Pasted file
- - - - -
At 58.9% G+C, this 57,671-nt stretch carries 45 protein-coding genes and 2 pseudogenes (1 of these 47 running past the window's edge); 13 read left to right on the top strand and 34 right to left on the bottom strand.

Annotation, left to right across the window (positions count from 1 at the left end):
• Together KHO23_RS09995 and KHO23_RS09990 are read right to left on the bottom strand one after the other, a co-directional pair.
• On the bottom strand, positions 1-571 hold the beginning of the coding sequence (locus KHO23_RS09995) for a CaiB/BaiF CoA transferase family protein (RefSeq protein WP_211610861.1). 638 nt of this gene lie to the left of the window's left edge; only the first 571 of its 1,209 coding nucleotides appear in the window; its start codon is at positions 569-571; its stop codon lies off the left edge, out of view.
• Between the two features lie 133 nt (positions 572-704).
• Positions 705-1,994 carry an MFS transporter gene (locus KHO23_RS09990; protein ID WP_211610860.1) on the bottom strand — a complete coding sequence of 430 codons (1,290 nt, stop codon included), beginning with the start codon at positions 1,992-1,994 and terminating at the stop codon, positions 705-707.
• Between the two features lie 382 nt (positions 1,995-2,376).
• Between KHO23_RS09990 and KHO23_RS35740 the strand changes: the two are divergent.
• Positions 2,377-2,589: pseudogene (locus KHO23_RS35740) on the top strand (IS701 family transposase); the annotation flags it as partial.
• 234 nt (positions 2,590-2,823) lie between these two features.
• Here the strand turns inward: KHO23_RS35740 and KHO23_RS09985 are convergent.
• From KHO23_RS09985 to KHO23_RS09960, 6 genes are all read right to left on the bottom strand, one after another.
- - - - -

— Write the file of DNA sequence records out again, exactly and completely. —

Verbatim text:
At 58.9% G+C, this 57,671-nt stretch carries 45 protein-coding genes and 2 pseudogenes (1 of these 47 running past the window's edge); 13 read left to right on the top strand and 34 right to left on the bottom strand.

Annotation, left to right across the window (positions count from 1 at the left end):
• Together KHO23_RS09995 and KHO23_RS09990 are read right to left on the bottom strand one after the other, a co-directional pair.
• On the bottom strand, positions 1-571 hold the beginning of the coding sequence (locus KHO23_RS09995) for a CaiB/BaiF CoA transferase family protein (RefSeq protein WP_211610861.1). 638 nt of this gene lie to the left of the window's left edge; only the first 571 of its 1,209 coding nucleotides appear in the window; its start codon is at positions 569-571; its stop codon lies off the left edge, out of view.
• Between the two features lie 133 nt (positions 572-704).
• Positions 705-1,994 carry an MFS transporter gene (locus KHO23_RS09990; protein ID WP_211610860.1) on the bottom strand — a complete coding sequence of 430 codons (1,290 nt, stop codon included), beginning with the start codon at positions 1,992-1,994 and terminating at the stop codon, positions 705-707.
• Between the two features lie 382 nt (positions 1,995-2,376).
• Between KHO23_RS09990 and KHO23_RS35740 the strand changes: the two are divergent.
• Positions 2,377-2,589: pseudogene (locus KHO23_RS35740) on the top strand (IS701 family transposase); the annotation flags it as partial.
• 234 nt (positions 2,590-2,823) lie between these two features.
• Here the strand turns inward: KHO23_RS35740 and KHO23_RS09985 are convergent.
• From KHO23_RS09985 to KHO23_RS09960, 6 genes are all read right to left on the bottom strand, one after another.